He is only 14, and while most boys his age spend their vacation playing video games or riding their bicycles, Michael Perham set out to break a world record. He wanted to be the youngest sailor to cross the Atlantic…solo!
And he made it.
Today, while his schoolmates in Hatfield, England, were in their second day of class after the holiday break, Perham arrived in Antigua, an island paradise in the Caribbean.
Perham spent six weeks of solitary sailing, traveling 3,500 miles of open water from Gibraltar to the St. John's port in Antigua to break the record held by another Briton: Sebastian Clover.
Perham's publicist, Kizzi Nkwocha, who followed Perham every step of the way, said that "almost everything you could imagine going wrong, did go wrong -- mechanical failure, technical failure, shark-infested waters, waves the size of skyscrapers."
Perham was supported by his father, Peter Perham, 47, another sailing passionate, who followed him on a sister boat and communicated with him regularly.
But having his father behind him did not keep Perham from having to solve challenges on his own.
"Michael lost sight of his father for a while and had to at times rely only on his instincts," said Nkwocha. "Most men would have given up at those stages, but Michael is incredibly determined and resilient."
Perham also enjoyed the support of a sports hero, Ellen MacArthur, another British solo sailor, who, two years ago, broke the record for the fastest solo tour of the world.
"It is no small feat to cross an ocean and you have to be prepared for anything and everything," wrote MacArthur on Perham's blog.
At home, not everyone was keen on letting young Perham go on his adventure.
Last spring, when Peter Perham asked his son's school for permission to skip classes for several weeks, the education board reluctantly accepted, admitting that it was a unique chance for Perham to learn and grow.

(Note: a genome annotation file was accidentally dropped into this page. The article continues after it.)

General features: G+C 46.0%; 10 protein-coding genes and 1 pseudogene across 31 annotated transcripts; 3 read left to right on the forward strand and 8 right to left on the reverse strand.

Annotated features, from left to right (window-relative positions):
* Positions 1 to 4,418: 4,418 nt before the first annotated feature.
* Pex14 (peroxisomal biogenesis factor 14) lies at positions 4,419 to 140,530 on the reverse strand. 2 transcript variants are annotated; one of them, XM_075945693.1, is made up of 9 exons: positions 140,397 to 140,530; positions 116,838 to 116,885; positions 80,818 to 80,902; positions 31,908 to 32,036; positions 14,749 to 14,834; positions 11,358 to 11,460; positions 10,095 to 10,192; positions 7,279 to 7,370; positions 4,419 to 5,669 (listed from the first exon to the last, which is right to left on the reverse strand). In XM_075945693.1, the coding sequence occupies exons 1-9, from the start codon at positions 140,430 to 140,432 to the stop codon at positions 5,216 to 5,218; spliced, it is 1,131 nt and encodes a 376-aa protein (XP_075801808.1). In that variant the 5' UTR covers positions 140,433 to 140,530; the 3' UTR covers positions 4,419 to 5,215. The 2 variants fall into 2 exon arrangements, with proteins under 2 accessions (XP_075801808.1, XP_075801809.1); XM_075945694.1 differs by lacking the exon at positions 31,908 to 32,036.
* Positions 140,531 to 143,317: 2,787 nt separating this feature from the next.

"It was an opportunity in itself," said Stuart Philips, Perham's head teacher. "It would be a huge learning curve for him. He would learn resilience and dealing with solitude."
"The success on the seas would have spun off to his academic studies," Philips said. "Success raises self-esteem and will maybe make him more determined."
But Philips and other teachers at Hatfield School would not let young Perham skip classes without giving him a bit of homework, or "boatwork."
Perham's teachers gave him some work to do onboard and provided him with guidance about the content which would be covered while he was away.
Perham will soon need to dive into the calculus and grammar books, but today was a day of triumph and celebration.
Ann Marie Martin, who works with the parks commissioner for Nelson's Dockyard in Antigua and sees boats and proud sailors arrive everyday, said that this was a special day for the island.
"I have been at Nelson's Dockyard for 20 years," said Martin, "and Michael had the largest welcome I have seen so far."
Martin said there were 200 people to greet him and "lots of children." For once, the children could welcome a champion who was almost their age. "They were so happy to see him," said Martin.
When interviewed by the BBC, Perham said that what he missed the most were his family and friends.
Despite this warm welcome in Antigua, Perham will still have to wait before he can see his mother -- she stayed at home with Perham's 16-year-old sister, Fiona.
After six weeks of sailing rough seas, his mother and schoolmates will surely find him a very different person.
"When Michael left for Antigua, he was a young boy -- now he is a man," said Nkwocha.
Zoe Magee, Laura Westmacott and Fabiola Antezana contributed to this report.